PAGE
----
Saturday, 29 June 2013

Vladimir Mayakovsky - Short biographies



Born 19 July (7 July, Old Style) 1893 in Bagdadi, Georgia (which was later named Mayakovsky in his honor). His father, Vladimir Konstantinovich, though of noble ancestry, was a forest ranger. The young Vladimir had two older sister--Olga and Lyudmila. He began school in Kutais in 1902, but took little interest in studies. By the time he was in third grade, Mayakovsky found himself thrilled by the excitement of mass meetings, demonstrations, and revolutionary songs. Lyudmila, now a student in Moscow, would bring home legal and illegal political pamphlets.

In 1906 the elder Mayakovsky died of blood poisoning. Mayakovsky's mother, Aleksandra Alekseevna, decided to move the family to Moscow to stay close to Lyudmila. To help support the family, Olga and the young Vladimir learned to fire and color wooden objects, such as boxes, caskets and Easter eggs, which Lyudimila would sell to stores.

Mayakovsky plunged himself into politics almost as soon as he arrived in Moscow. By the time he was 14, he was a full-fledged member of the Moscow Bolshevik Party, serving as a messenger, distributor of leaflets, and lookout. On 1 March 1908, Mayakovsky was expelled from school for non-payment of fees. And on 29 March 1908 he was caught with a stack of revolutionary proclamations and arrested. Mayakovsky was released on probation, and on 30 August 1908 he was admitted to the Stroganov School of Industrial Arts.

Mayakovsky was arrested again on 21 January 1909--this time by mistake. He was seen in the company of some Social Revolutionaries who were accused of exproriations (bank robberies). Mayakovsky's innocence was apparent, and was released.

However, by summer of 1909 Mayakovsky was back in the slammer, this time because he walked into a stakeout aimed at a Georgian revolutionary involved in expropriations and the organization of a successful prison break. Mayakovsky was an uncooperative prisoner. A warder's report in August 1909 states:

Vladimir Vladimirovich Mayakovsky...by his behavior incites other prisoners to disobedience toward prison officers, persistently demands free access to all cells, purporting to be the prisoners' "spokesman"; whenever let out of his cell to go to the toilet or washroom, he stays out of his cell for half an hour, parading up and down the corridor.

Mayakovsky was moved from prison to prison and eventually wound up in solitary confinement in cell 103 of Butyrki Prison. It was here that he wrote his first poem.

Mayakovsky was tried in September 1909 and found guilty. However, being a minor, he again got off with probation.

Having already shown a talent for drawing, Mayakovsky dropped out of politics and decided to study art. In 1911 he gained admission to the Moscow Institute for the Study of Painting, Sculpture, and Architecture. And this time, his studies were successful. Here he met and fell under the influence of the avantgard painter David Burliuk, who introduced Mayakovsky to modernist painting and poetry. In September of 1912, after abandoning a boring program of Rakhkmaninov music, Mayakovsky penned and read for Burliuk a poem. Burliuk supposedly exclaimed, "Why, you're a poetic genius!" And at this moment, Mayakovsky claims, he decided to pursue only poetry.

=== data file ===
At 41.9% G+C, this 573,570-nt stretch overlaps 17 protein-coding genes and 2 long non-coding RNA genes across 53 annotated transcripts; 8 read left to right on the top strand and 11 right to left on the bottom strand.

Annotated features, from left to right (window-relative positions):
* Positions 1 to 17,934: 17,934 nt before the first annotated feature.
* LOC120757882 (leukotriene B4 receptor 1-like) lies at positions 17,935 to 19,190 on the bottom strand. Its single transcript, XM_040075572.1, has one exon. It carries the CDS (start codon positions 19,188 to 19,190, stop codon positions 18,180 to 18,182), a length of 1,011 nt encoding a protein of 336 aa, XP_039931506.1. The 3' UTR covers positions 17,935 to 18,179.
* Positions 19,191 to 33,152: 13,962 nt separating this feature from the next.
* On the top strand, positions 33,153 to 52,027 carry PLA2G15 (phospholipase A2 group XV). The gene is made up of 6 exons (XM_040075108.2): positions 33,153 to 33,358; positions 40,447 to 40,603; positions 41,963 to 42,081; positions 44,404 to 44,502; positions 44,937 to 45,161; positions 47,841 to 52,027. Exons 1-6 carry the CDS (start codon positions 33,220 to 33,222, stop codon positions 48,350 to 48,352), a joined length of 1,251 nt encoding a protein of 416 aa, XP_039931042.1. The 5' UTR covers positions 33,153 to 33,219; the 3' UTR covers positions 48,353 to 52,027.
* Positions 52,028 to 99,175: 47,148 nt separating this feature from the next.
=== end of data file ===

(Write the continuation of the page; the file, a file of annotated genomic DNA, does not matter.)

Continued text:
In December 1912, Mayakovsky, Burliuk, Khlebnikov, and Kruchenykh published a Futurist manifesto entitled , A Slap in the Face of Public Taste. In it, they demanded that Pushkin, Tolstoy, etc., be thrown overboard. After all, "The Academy and Pushkin are less intelligible than hieroglyphics.". Blok, Gorky, Kuprin, Remizov, Bunin and others also come in for scorn, being labeled as "insignificant". The manifesto "orders" respect for the poets' rights:

* To enlarge the scope of the poet's vocabulary with arbitrary and derivative words.
* To feel an insurmountable hatred for the language existing before their time.
* To push with horror off their proud brow the Wreath of cheap fame that You have made from bathhouse switches.
* To stand on the rock of the word "we" amidst the sea of boos and outrage.

Mayakovsky's first two published poems, Noch ("Night") and Utro ("Morning") also appeared in 1912.

To advertise their "happenings", the futurists engaged in various stunts: Mayakovsky appearing in a yellow jacket, and Burliuk with a tree branch and bird painted on his cheek. These stunts got to the two expelled from the Institute. ...


Vladimir Mayakovsky: The Surrender of Lviv by the Austro-Hungarian Army to the Russian Army in September 1914

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